Golden Trails & Tales
Columbia River & Wetlands
Alpine Meadows Lodge
News - Canada names new Ramsar site in British Columbia
The Secretariat is delighted to announce that the Canada has designated its thirty-seventh Wetland of International Importance, effective as of World Environment Day, 5 June(2005). The Columbia Wetlands (15,070 hectares, 50°41'N 115°13'W) is a Wildlife Management Area. The largest wetland of its kind in British Columbia, it qualifies under all eight Criteria and comprises a regionally unparalleled diversity of 16 habitats and shelters around 216 species, of which the bull trout (Salvelinus confluentus), peregrine falcon (Falco peregrinus) and badger (Taxidea taxus) are endangered. A nesting and rearing habitat for over 180 species of birds, total counts in excess of 10,000 swans, geese and ducks have been recorded in spring, 15,000 ducks in autumn, and up to 1200 tundra swans (Cygnus colombianus) in single day counts (1977). Several indigenous and introduced fish species spawn and feed in the area, 31% of which is composed of standing and flowing water. Despite having a management plan in place, human intervention has been on the rise in the past few years. Ramsar site no. 1463.
See also - Friends of the Columbia Wetlands
Protected as a Wildlife Management Area, the Columbia River Wetlands are 180 km(110 mi) of natural and enhanced wetlands & lakes. Sustaining a healthy landscape is important for over 260 species of birds and wildlife.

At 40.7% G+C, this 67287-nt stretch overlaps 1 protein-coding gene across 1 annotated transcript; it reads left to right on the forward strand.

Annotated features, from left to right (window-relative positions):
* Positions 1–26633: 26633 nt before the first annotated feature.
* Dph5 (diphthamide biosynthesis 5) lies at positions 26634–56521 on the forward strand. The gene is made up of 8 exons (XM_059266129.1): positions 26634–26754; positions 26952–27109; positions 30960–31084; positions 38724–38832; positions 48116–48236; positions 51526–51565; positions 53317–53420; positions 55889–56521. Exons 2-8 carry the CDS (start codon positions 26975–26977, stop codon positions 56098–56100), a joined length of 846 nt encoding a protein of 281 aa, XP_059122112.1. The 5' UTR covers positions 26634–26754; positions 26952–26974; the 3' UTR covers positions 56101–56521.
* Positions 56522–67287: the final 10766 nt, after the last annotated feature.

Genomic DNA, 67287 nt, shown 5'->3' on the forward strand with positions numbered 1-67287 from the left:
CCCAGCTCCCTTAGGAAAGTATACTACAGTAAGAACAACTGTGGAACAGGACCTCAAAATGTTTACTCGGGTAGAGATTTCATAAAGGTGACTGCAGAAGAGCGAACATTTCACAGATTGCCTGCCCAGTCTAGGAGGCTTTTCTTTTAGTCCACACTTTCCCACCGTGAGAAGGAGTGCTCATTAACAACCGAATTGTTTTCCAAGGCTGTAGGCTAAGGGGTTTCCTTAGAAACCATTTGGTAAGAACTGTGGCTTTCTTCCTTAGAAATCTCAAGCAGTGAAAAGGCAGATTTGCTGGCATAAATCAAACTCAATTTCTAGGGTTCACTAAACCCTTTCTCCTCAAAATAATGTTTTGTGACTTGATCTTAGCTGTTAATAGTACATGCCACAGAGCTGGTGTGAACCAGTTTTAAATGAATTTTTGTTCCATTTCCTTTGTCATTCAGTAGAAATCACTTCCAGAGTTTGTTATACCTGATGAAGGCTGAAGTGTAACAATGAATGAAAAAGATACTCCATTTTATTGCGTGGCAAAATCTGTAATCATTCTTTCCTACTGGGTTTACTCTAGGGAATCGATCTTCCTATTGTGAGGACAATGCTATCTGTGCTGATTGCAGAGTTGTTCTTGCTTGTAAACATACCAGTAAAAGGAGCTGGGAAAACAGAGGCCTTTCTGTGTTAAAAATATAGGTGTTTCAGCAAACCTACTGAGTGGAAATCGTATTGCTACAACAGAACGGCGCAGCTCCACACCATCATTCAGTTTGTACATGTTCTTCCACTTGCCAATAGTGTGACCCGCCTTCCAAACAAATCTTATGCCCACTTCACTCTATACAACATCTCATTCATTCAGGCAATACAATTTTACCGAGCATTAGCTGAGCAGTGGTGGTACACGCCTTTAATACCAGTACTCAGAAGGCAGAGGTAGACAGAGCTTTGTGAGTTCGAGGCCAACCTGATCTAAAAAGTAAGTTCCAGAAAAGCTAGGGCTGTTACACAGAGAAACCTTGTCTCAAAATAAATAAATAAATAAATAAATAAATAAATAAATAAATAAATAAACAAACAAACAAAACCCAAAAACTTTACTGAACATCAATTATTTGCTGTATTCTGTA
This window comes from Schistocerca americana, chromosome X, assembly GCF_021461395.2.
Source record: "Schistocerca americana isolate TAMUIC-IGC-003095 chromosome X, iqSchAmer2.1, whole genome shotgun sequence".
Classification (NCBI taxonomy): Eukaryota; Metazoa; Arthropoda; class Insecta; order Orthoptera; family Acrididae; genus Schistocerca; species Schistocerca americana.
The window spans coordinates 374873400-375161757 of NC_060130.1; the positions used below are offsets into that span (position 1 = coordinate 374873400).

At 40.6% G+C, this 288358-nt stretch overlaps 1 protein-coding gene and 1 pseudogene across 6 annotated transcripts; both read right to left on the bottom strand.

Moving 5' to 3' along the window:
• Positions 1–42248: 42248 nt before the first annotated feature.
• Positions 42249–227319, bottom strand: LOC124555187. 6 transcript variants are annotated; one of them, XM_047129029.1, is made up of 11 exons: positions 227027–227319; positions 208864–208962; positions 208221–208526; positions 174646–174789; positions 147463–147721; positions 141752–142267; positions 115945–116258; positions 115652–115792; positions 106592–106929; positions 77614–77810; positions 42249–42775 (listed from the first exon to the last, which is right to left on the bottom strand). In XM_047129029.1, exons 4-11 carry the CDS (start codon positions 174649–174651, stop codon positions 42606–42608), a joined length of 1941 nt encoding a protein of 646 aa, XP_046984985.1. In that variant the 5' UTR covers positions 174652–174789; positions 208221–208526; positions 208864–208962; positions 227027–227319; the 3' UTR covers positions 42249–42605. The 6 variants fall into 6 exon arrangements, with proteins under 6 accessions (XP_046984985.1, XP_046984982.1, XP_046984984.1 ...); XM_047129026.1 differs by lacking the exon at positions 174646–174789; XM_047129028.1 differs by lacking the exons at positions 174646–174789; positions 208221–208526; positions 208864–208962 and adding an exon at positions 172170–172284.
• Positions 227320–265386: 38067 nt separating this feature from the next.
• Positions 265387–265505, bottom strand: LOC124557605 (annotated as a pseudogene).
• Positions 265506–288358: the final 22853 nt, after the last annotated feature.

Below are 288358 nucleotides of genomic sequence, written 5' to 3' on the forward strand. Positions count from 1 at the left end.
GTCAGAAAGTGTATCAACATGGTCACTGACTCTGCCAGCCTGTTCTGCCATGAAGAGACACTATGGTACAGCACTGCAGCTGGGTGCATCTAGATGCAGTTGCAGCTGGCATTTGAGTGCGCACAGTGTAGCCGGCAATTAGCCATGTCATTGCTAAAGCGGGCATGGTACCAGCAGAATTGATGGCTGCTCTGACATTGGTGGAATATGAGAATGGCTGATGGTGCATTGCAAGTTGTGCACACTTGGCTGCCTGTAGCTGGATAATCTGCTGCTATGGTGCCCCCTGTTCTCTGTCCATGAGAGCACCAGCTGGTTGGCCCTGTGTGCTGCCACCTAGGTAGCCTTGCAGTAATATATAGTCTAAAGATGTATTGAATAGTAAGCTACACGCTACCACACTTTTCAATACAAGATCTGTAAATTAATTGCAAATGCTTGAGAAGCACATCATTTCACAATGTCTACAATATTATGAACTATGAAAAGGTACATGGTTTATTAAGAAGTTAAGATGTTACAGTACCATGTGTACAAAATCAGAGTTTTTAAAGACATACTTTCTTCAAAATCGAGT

Guided interpretive float tours on the river are a great way to see nature and wildlife. The marvelous image of osprey nest was taken by a guest(thankyou Mr Gitter). See Eagles, osprey, great blue heron and more birds that migrate and reside as part of the Pacific flyway. An evening or morning tour offered by Kinbasket Adventures travels for two hours from Nicholson to the Golden Airport.
Stay at Alpine Meadows Lodge and have a great view of the wetlands and the Columbia River. We keep our binoculars handy in the dining room and lounge ready for viewing wildlife. At breakfast, we look for Waldo(Bald Eagle) usually sitting on a tall tree by the river, and in fall or winter we often see elk grazing on the wetlands.
A special heritage interpretive trip was arranged using a 34 foot voyageur canoe to explore the river & wetlands. Our route traced explorations by David Thompson and North West Company furtraders. Known as the "Mapmaker", Thompson crossed the Great Divide at Howse Pass to discover the Columbia in June 1807. Over many years, he explored the Columbia Basin, mapped and traded with First Nations people along the river to the Pacific Ocean near Astoria, Oregon. Little has changed on the Upper Columbia, where the river and a vast network of wetlands cover valley bottom, and are upstream of the many hydro dam developments on the Columbia River.